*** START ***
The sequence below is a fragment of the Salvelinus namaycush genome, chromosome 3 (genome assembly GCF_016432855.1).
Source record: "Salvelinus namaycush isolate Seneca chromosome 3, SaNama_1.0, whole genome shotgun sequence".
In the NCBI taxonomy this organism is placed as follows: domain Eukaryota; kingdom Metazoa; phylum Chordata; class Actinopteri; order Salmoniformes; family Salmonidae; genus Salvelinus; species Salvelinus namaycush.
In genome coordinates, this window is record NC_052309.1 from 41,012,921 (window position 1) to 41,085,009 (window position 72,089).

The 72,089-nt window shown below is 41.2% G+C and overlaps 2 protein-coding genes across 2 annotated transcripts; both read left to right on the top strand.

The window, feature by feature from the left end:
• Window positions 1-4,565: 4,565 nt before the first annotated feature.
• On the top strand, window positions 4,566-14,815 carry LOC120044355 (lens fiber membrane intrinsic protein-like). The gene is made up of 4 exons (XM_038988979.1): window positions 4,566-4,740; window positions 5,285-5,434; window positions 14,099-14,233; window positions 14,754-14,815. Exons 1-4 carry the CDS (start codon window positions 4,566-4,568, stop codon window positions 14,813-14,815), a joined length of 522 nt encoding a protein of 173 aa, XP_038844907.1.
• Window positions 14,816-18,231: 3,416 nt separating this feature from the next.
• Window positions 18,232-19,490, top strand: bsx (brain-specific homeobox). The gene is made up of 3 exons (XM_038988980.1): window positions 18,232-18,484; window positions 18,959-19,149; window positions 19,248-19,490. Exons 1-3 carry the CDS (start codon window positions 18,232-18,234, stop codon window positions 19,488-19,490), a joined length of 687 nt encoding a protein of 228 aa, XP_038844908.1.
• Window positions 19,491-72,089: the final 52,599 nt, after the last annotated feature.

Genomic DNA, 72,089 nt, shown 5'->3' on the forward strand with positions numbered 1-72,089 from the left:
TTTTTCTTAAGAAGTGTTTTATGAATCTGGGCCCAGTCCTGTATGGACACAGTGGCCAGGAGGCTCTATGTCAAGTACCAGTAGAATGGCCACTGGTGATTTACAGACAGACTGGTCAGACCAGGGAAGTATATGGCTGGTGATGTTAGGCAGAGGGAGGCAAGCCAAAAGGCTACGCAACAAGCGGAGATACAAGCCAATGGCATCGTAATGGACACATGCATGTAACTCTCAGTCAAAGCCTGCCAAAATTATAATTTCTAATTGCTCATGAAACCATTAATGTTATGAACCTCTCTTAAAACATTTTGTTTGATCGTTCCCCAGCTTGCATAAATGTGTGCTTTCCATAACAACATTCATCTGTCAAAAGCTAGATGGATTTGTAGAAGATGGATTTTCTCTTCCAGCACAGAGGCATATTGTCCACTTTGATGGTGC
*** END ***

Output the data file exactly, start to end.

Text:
The sequence below is a fragment of the Salvelinus namaycush genome, chromosome 3 (genome assembly GCF_016432855.1).
Source record: "Salvelinus namaycush isolate Seneca chromosome 3, SaNama_1.0, whole genome shotgun sequence".
In the NCBI taxonomy this organism is placed as follows: domain Eukaryota; kingdom Metazoa; phylum Chordata; class Actinopteri; order Salmoniformes; family Salmonidae; genus Salvelinus; species Salvelinus namaycush.
In genome coordinates, this window is record NC_052309.1 from 41,012,921 (window position 1) to 41,085,009 (window position 72,089).

The 72,089-nt window shown below is 41.2% G+C and overlaps 2 protein-coding genes across 2 annotated transcripts; both read left to right on the top strand.

The window, feature by feature from the left end:
• Window positions 1-4,565: 4,565 nt before the first annotated feature.
• On the top strand, window positions 4,566-14,815 carry LOC120044355 (lens fiber membrane intrinsic protein-like). The gene is made up of 4 exons (XM_038988979.1): window positions 4,566-4,740; window positions 5,285-5,434; window positions 14,099-14,233; window positions 14,754-14,815. Exons 1-4 carry the CDS (start codon window positions 4,566-4,568, stop codon window positions 14,813-14,815), a joined length of 522 nt encoding a protein of 173 aa, XP_038844907.1.
• Window positions 14,816-18,231: 3,416 nt separating this feature from the next.
• Window positions 18,232-19,490, top strand: bsx (brain-specific homeobox). The gene is made up of 3 exons (XM_038988980.1): window positions 18,232-18,484; window positions 18,959-19,149; window positions 19,248-19,490. Exons 1-3 carry the CDS (start codon window positions 18,232-18,234, stop codon window positions 19,488-19,490), a joined length of 687 nt encoding a protein of 228 aa, XP_038844908.1.
• Window positions 19,491-72,089: the final 52,599 nt, after the last annotated feature.

Genomic DNA, 72,089 nt, shown 5'->3' on the forward strand with positions numbered 1-72,089 from the left:
TTTTTCTTAAGAAGTGTTTTATGAATCTGGGCCCAGTCCTGTATGGACACAGTGGCCAGGAGGCTCTATGTCAAGTACCAGTAGAATGGCCACTGGTGATTTACAGACAGACTGGTCAGACCAGGGAAGTATATGGCTGGTGATGTTAGGCAGAGGGAGGCAAGCCAAAAGGCTACGCAACAAGCGGAGATACAAGCCAATGGCATCGTAATGGACACATGCATGTAACTCTCAGTCAAAGCCTGCCAAAATTATAATTTCTAATTGCTCATGAAACCATTAATGTTATGAACCTCTCTTAAAACATTTTGTTTGATCGTTCCCCAGCTTGCATAAATGTGTGCTTTCCATAACAACATTCATCTGTCAAAAGCTAGATGGATTTGTAGAAGATGGATTTTCTCTTCCAGCACAGAGGCATATTGTCCACTTTGATGGTGC